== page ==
Commenter MIDan pointed out a downright funny article over at Forbes.com in which they publish graphs predicting the next ten years of real estate prices in 15 metro areas around the country, including Seattle. Here’s their graph for Seattle:
You just know it has to be correct, because I mean listen to this terribly convincing gobbledygook that explains their secret formula:
The company bases its forecasts on an econometric model that looks at the relationship between prices and various factors that have historically driven supply and demand in these markets. The intricate formula was proved to work when compared with actual house-price performance through the early 1990s, a period when home prices rose and then fell sharply.
Ooooo, their “intricate formula was proved to work.” I guess we should all just take it at face value then. And why wouldn’t we want to? Seattle comes out far better than pretty much every other metro area they applied their secret sauce to. Here are the full results, sorted by highest forecasted appreciation first (click a column to re-sort):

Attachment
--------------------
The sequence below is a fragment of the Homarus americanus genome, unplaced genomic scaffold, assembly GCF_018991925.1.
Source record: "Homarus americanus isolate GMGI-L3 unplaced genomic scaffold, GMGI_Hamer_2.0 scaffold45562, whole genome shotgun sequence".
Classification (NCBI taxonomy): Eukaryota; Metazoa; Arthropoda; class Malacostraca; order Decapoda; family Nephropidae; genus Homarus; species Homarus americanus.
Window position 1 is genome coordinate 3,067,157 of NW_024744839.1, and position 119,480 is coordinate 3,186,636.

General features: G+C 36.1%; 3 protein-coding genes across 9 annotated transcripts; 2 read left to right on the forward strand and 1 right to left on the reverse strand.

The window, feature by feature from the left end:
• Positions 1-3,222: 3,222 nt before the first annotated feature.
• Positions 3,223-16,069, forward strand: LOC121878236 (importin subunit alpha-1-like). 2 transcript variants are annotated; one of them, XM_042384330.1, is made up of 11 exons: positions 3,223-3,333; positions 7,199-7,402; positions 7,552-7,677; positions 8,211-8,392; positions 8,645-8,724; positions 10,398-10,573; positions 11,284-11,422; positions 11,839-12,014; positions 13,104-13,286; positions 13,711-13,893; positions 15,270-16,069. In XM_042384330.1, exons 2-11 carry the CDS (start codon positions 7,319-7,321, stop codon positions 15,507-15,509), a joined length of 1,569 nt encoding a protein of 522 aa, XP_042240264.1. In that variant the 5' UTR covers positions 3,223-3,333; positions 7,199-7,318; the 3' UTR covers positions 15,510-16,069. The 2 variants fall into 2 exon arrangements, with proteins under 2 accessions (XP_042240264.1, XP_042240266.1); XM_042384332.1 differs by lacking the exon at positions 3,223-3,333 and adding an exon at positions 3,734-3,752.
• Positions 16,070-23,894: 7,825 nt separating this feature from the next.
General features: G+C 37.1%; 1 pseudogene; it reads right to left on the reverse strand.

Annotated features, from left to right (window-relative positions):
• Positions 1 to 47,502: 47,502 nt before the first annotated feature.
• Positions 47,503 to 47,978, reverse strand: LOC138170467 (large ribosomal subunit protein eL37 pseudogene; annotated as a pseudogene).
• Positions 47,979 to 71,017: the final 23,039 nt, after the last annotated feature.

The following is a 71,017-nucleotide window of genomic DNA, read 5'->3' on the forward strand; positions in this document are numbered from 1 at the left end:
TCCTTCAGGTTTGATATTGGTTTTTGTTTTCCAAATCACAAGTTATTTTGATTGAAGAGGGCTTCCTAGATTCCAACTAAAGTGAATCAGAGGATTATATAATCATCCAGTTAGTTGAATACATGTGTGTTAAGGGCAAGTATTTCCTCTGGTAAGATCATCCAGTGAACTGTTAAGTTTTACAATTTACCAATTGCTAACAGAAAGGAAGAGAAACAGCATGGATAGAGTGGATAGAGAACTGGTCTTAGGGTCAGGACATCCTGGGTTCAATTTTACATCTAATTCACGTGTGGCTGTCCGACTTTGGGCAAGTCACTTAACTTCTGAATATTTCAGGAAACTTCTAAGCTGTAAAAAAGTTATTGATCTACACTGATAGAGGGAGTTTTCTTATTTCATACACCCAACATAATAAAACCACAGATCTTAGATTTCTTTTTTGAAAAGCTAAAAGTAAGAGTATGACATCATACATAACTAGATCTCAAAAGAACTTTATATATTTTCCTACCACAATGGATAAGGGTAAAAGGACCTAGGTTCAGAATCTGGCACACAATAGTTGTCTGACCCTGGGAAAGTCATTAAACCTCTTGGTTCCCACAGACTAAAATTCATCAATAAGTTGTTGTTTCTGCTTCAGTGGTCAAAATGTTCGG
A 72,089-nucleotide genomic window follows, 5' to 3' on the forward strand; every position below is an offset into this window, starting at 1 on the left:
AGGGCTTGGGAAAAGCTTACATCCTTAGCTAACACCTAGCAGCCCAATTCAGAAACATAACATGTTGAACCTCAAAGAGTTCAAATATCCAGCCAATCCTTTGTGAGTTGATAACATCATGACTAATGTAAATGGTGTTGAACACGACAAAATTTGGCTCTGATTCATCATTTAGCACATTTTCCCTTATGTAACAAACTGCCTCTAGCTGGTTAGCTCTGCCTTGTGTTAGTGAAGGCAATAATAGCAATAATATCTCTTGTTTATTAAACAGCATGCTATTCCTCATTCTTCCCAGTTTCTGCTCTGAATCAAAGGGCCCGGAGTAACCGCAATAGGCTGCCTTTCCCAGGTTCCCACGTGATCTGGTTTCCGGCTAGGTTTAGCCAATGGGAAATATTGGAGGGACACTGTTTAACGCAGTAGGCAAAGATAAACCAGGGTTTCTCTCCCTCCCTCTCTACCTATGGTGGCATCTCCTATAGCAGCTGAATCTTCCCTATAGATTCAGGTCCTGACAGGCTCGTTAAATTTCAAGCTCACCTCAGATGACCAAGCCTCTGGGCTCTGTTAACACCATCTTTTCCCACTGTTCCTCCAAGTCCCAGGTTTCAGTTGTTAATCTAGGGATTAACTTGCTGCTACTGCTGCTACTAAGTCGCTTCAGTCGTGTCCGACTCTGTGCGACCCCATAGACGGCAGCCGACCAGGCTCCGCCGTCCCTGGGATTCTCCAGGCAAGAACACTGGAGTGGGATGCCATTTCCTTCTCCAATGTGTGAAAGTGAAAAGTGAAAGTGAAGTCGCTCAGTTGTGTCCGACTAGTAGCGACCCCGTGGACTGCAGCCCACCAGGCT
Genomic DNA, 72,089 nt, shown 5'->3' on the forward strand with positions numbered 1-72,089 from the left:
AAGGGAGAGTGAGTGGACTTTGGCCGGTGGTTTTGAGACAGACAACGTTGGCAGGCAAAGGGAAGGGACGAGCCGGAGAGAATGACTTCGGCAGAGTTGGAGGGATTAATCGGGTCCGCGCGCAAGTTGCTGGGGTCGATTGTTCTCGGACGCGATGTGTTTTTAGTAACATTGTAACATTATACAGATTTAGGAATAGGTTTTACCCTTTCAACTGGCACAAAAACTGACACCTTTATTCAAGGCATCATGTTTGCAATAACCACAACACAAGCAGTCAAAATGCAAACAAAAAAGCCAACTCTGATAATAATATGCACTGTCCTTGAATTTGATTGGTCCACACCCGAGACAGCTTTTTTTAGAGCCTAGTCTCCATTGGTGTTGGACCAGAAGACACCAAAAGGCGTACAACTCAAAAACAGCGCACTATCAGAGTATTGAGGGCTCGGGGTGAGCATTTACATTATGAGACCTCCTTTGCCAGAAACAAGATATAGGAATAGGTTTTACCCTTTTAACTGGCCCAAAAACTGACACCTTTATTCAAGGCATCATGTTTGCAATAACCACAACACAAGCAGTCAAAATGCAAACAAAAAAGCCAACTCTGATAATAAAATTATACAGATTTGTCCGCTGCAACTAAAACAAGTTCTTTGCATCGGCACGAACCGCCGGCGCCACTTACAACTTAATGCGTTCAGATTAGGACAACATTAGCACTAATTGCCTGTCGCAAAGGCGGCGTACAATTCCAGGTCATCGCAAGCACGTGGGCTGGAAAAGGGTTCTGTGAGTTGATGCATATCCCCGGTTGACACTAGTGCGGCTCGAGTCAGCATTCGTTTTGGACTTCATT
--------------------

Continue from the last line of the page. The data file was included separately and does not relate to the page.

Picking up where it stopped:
|Metro Area||2006||2016 Frcst||Total %||% / Yr.|
|San Diego, CA||$624,987||$856,067||36.97%||3.20%|
|St. Louis, MO||$147,359||$195,607||32.74%||2.87%|
|Los Angeles, CA||$538,477||$667,048||23.88%||2.16%|
|Minn.-St. Paul, MN||$244,186||$286,397||17.29%||1.61%|
|New York, NY||$558,853||$611,045||9.34%||0.90%|
Woo! Go Seattle, right? An average 4.76% per year appreciation for the next ten years! Sanity check: According to Moody’s Economy.com, in the next ten years, home prices in Seattle will overtake Miami, Boston, Washington, and New York?!? Okay I don’t care how intricate your formula is, if you think home prices in Seattle will be higher than in New York City, I think you’ve intricate-ed yourself right off your rocker.
But that’s just my ignorant, non-economist opinion. I don’t have any intricate formulas to back it up. This concludes your excessively sarcastic post for today.
(Lacey Rose, Forbes.com, 09.08.2006)